“Worrying about Brexit and social care is a little like worrying about a broken leg, whilst the patient suffers a heart attack.” “We need to hear solutions to the social care crisis from the Government and from all political parties and we need to hold them to account to deliver. We have had 20 years of broken promises from all parties, and it is time for change,” Mr Padgham added.

He said providers had been warning for years over the crisis in social care, which has left those 1.4m people unable to get the care they need. Some £8bn has been cut from local authority social care budgets since 2010. Care and nursing homes are closing and homecare agencies are handing back contracts because they are untenable to deliver.

Government’s own “reasonable worst case” assumption is that the flow of goods across the Channel could be reduced to 40-60 per cent of current levels on day one. This assumption underpins DHSC’s preparations to try to avoid disruption. It has identified high risk areas and taken steps to respond. It has taken a multi-layered approach, focusing on three areas.  

Building up stockpiles and obtaining space in warehouses

·         DHSC has encouraged suppliers, including pharmaceutical companies, to build up stockpiles of medicines and other supplies but it has incomplete information about the level of stockpiles in place. It has also secured additional warehouses for companies to use.

·         DHSC has created its own stockpile of six-weeks’ worth of equipment and supplies that the NHS gets through at high volume, such as gloves and syringes. Its stockpile was 88% complete as of 20 September.

·         Supplies of goods other than medicines for social care providers have not been similarly stockpiled.1 DHSC has asked providers of care in nursing homes and domestically to put in place robust contingency plans for the possible implications of a ‘no deal’ EU Exit. DHSC does not yet know how many providers have followed its advice, what preparations have been made and whether needs will be met.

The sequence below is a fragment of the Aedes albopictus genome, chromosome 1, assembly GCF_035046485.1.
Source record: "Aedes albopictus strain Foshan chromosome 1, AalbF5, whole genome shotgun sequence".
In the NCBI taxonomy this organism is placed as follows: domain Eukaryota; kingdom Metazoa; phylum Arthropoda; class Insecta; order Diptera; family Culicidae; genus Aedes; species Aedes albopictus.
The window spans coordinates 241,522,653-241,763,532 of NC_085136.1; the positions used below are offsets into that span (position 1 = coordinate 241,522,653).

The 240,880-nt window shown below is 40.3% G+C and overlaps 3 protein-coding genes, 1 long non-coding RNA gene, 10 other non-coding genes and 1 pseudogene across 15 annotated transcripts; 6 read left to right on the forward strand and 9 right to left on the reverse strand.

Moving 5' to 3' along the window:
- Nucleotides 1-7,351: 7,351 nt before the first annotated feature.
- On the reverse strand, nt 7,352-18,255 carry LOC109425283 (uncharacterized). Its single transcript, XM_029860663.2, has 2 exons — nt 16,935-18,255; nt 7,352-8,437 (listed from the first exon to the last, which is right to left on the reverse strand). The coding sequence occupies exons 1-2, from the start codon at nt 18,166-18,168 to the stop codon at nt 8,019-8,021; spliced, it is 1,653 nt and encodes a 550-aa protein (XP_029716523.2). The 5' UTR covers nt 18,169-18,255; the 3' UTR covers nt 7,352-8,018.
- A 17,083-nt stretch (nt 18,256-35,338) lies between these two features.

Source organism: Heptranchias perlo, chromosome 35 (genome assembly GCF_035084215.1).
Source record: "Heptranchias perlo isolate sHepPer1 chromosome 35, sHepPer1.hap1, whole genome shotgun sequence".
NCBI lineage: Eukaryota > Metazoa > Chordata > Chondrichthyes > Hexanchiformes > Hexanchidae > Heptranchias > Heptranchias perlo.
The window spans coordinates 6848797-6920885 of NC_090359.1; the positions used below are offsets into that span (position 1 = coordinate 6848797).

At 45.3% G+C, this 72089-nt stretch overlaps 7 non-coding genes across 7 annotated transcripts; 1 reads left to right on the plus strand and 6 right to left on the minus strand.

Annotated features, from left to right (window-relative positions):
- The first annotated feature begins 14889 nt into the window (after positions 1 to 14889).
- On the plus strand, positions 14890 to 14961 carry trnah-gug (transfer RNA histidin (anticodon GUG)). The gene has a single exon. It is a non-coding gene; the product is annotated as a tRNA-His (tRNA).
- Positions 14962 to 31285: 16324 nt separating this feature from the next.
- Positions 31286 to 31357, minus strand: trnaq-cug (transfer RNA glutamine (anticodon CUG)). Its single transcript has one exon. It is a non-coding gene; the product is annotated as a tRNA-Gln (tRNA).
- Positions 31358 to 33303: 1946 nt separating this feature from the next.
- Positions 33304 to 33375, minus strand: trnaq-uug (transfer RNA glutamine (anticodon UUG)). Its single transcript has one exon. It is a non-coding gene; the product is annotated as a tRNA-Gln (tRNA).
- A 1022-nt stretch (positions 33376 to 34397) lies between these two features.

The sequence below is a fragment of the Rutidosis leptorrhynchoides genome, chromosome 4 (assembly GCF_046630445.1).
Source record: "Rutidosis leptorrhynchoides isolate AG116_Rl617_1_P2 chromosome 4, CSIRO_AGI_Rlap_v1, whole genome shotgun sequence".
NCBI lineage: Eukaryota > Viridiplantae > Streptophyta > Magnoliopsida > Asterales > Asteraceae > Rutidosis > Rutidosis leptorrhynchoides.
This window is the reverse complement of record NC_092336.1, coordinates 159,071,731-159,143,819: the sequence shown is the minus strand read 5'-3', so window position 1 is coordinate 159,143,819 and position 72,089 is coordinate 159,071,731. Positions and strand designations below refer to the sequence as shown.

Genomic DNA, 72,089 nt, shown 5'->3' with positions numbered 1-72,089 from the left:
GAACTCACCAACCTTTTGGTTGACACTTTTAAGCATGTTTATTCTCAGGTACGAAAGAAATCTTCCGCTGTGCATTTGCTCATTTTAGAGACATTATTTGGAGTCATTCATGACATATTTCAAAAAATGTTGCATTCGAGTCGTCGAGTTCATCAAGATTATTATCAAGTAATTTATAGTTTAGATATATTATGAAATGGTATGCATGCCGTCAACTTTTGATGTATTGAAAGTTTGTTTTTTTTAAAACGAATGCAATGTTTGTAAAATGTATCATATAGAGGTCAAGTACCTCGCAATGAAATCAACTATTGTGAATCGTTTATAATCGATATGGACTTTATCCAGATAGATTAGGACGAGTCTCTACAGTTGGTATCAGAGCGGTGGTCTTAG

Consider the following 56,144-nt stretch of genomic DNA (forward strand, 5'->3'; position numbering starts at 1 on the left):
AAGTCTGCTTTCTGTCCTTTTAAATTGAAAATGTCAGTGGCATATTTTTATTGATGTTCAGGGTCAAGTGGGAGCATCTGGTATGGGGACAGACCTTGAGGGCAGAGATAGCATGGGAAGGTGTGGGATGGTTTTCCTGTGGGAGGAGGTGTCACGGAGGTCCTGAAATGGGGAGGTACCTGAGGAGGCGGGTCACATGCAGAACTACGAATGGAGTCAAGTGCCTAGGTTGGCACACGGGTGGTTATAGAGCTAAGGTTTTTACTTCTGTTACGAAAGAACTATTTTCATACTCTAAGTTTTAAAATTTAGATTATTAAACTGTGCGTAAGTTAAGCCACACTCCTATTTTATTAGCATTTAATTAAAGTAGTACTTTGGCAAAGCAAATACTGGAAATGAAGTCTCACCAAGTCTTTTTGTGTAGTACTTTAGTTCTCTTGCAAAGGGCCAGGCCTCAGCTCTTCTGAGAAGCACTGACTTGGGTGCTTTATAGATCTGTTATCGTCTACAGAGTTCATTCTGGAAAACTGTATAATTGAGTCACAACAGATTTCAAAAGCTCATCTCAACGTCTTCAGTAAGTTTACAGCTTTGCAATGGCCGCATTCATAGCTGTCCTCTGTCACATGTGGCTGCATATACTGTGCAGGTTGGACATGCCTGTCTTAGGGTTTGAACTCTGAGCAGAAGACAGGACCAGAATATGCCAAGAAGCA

Re-routing supplies to avoid busy crossings, procuring additional freight capacity and preparing suppliers

·         Suppliers of medicines and other priority clinical supplies will be able to use freight capacity bought for government-wide use. DHSC expects to use 91% of government’s total freight capacity.

·         The Department for Transport (DfT)-led procurement of freight capacity is underway but the time available to put capacity in place for 31 October is extremely limited and it might not now be possible to have all the freight capacity available on that date. DfT’s aim is to have as much of the freight capacity for priority goods as possible in place by 31 October, and all of it by 30 November at the latest.

·         DHSC has started procurement of its own dedicated courier service which can pick up urgent medicines and supplies direct from manufacturers in Europe and deliver them to where they are needed in the UK. This will provide capacity for 50 pallets and an additional 35m³ of urgent or specialist goods to be transported each day.

·         Despite recent efforts across government, there is a risk that traders, including medicine suppliers, will not be ready for new border processes by 31 October.  

Increasing DHSC’s ability to monitor the situation and respond.

·         DHSC is putting in place contingency plans to address any shortages in supplies. It is strengthening its ability to monitor the situation and respond quickly. It will get regular reports from local bodies about the situation in their area and it has set up a command centre to address getting supplies to places with potential shortage